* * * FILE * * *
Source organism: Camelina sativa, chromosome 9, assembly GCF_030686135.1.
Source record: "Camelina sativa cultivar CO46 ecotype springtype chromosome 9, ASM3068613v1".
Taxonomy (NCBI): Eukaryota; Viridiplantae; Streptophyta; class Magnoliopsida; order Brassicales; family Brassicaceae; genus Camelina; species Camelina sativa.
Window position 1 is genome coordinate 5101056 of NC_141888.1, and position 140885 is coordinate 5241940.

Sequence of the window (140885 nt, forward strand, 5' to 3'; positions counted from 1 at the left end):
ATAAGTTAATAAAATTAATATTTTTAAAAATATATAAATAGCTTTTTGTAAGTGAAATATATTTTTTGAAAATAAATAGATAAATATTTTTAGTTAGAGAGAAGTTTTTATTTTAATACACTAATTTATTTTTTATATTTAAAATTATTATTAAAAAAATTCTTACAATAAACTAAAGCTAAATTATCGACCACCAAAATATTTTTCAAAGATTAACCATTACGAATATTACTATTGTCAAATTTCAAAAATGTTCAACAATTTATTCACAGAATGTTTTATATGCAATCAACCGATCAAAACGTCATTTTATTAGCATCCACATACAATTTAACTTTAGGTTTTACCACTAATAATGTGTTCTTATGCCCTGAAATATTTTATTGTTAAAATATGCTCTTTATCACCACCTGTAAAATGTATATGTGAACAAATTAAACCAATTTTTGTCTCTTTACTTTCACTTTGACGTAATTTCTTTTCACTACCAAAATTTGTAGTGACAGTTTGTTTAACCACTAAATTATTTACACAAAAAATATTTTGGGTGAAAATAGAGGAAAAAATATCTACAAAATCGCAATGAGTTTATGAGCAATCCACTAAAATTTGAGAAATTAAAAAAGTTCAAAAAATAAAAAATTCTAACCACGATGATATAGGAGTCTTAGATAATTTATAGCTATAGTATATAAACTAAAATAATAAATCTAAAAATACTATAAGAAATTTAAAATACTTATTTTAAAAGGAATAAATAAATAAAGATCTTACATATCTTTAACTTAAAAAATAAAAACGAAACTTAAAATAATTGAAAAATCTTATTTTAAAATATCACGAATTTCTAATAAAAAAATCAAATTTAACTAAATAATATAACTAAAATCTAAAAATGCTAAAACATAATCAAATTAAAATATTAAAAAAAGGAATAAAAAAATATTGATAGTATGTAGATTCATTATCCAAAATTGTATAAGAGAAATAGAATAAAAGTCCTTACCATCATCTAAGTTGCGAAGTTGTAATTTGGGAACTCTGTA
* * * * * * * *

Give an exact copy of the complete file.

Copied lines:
Source organism: Camelina sativa, chromosome 9, assembly GCF_030686135.1.
Source record: "Camelina sativa cultivar CO46 ecotype springtype chromosome 9, ASM3068613v1".
Taxonomy (NCBI): Eukaryota; Viridiplantae; Streptophyta; class Magnoliopsida; order Brassicales; family Brassicaceae; genus Camelina; species Camelina sativa.
Window position 1 is genome coordinate 5101056 of NC_141888.1, and position 140885 is coordinate 5241940.

Sequence of the window (140885 nt, forward strand, 5' to 3'; positions counted from 1 at the left end):
ATAAGTTAATAAAATTAATATTTTTAAAAATATATAAATAGCTTTTTGTAAGTGAAATATATTTTTTGAAAATAAATAGATAAATATTTTTAGTTAGAGAGAAGTTTTTATTTTAATACACTAATTTATTTTTTATATTTAAAATTATTATTAAAAAAATTCTTACAATAAACTAAAGCTAAATTATCGACCACCAAAATATTTTTCAAAGATTAACCATTACGAATATTACTATTGTCAAATTTCAAAAATGTTCAACAATTTATTCACAGAATGTTTTATATGCAATCAACCGATCAAAACGTCATTTTATTAGCATCCACATACAATTTAACTTTAGGTTTTACCACTAATAATGTGTTCTTATGCCCTGAAATATTTTATTGTTAAAATATGCTCTTTATCACCACCTGTAAAATGTATATGTGAACAAATTAAACCAATTTTTGTCTCTTTACTTTCACTTTGACGTAATTTCTTTTCACTACCAAAATTTGTAGTGACAGTTTGTTTAACCACTAAATTATTTACACAAAAAATATTTTGGGTGAAAATAGAGGAAAAAATATCTACAAAATCGCAATGAGTTTATGAGCAATCCACTAAAATTTGAGAAATTAAAAAAGTTCAAAAAATAAAAAATTCTAACCACGATGATATAGGAGTCTTAGATAATTTATAGCTATAGTATATAAACTAAAATAATAAATCTAAAAATACTATAAGAAATTTAAAATACTTATTTTAAAAGGAATAAATAAATAAAGATCTTACATATCTTTAACTTAAAAAATAAAAACGAAACTTAAAATAATTGAAAAATCTTATTTTAAAATATCACGAATTTCTAATAAAAAAATCAAATTTAACTAAATAATATAACTAAAATCTAAAAATGCTAAAACATAATCAAATTAAAATATTAAAAAAAGGAATAAAAAAATATTGATAGTATGTAGATTCATTATCCAAAATTGTATAAGAGAAATAGAATAAAAGTCCTTACCATCATCTAAGTTGCGAAGTTGTAATTTGGGAACTCTGTA